Television

Broadcast India Symposium and Exhibition, 2001

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It was show time again for India‘s broadcast and allied field professionals last week.

The best and biggest names from broadcasting corporates around the world converged at the Y B Chavan Centre in Mumbai on 30-31 October to participate in the 11th Broadcast India symposium, organised by Saicom Trade Fairs & Exhibitions.

The attacks on the WTC in New York and subsequent events took their toll on the number of delegates that attended the two-day symposium. Saicom founder Ramesh Meer, the man behind the event, however, averred that this year‘s show was a much bigger affair with more innovative equipment and visitors thronging the exhibition that followed for three days at the World Trade Centre in Mumbai.

The symposium attracted a host of speakers from companies all over the globe, and covered a range of topics ranging from the role of Interactive TV, envisaged as the future for television to a lecture-demonstration on JVC Digital D-9 format offering.

There were talks on digital broadcast and automation / asset management, workflow planning for growth and profit in today‘s scenario. Speakers included experts on routing technology, digital A / V recording and post-production. There was also a workshop for scriptwriters (Write serials you can watch with your children).

IBM‘s Jyoti Satyanathan spoke on the relevance of e-business in digital content creation (‘e-business the key to the future‘), while Seagate Technologies‘ Sharad Srivastava elaborated on the role played by hard disk drives for the film and television industry (disk drives, the drivers of industry).

The home crowd also got in-depth knowledge about the serious sport of gaming which has a cult status abroad, but is still in a fledgling state in India (Gaming gets serious). Executives from Panasonic and Matsushita Corp spoke of the potential of digital cinema (Digitalising cinema).

The serious sessions were interspersed with exhibits of special effects created by Meer‘s FX factory for the Hindi film industry recently (The future of film). The technical talks on content management, delivery and distribution were followed by interactive sessions on their effect on the technological scenario in India. Singapore based Da Vinci MD Scott Craig spoke about the concept of real time color correction (The many hues of colour correction).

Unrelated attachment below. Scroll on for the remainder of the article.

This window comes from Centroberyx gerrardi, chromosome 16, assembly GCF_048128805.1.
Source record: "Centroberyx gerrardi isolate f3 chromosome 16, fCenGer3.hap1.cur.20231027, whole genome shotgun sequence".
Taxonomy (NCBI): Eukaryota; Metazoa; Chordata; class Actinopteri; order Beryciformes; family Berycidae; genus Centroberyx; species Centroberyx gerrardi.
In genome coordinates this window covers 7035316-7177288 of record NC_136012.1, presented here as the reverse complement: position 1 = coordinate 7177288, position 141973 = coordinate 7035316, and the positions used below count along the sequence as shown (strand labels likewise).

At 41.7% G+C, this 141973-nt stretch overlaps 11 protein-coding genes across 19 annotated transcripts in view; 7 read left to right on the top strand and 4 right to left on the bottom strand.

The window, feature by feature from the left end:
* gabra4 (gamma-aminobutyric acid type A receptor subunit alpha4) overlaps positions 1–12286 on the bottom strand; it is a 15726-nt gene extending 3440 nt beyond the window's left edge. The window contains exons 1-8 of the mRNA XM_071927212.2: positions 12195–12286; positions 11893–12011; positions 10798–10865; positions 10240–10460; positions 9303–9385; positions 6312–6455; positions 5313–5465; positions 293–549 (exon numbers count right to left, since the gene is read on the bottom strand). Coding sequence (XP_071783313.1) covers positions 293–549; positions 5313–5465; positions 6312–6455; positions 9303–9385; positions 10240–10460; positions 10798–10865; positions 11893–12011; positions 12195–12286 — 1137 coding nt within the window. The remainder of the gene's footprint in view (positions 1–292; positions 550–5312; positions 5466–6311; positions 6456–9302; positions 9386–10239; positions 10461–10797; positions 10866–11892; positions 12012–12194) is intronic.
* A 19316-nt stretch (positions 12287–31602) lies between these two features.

SGI national sales manager L Sivasankaran spoke about his company, which looks after content management, delivery and distribution. (Content is king) UK-based Video Playback‘s Kevin Solway spoke about video assist playback and editing without time losses.This concept is handy for continuous monitoring as every movie or commercial uses computer graphics these days, he said. The hand held combo video assist uses a recorder, a monitor, a mixer and an online editor to render special effects when shooting. This combo transfers shoots to the hard disk, directly without cueing and time is saved by online corrections while shooting.

Representatives from Panasonic and Sony spoke about their latest offerings related to advances in digital cinema and media asset management (Banking on software). Finland headquartered Genelac‘s Clifford Pereira topped off the session with a lecture-demo on surround sound audio monitoring and on how to get the best sound effects (Sound sense).

What made these sessions interesting was the interactivity element with the audience hurling questions at the speakers and panelists.

The trade exhibition, held from 1-3 November, boasted 323 brand names. Manufacturers showcased their products, offering the latest technologies, products and solutions related to production and post-production, distribution and broadcast for the television and film industry. Meer, himself an expert on digital technology and special effects, said that at least 21,000 visitors went through the gates of the exhibition.

Various highly qualified and experienced professionals gave their views on the latest technologies available for the television and film Industry at the event.

The equipment spoken about at the symposium was on display at the exhibition. Products ranged from higher end production gizmos worth millions of dollars to cheaper varieties like connectors, cables and MP3 Chinese players.

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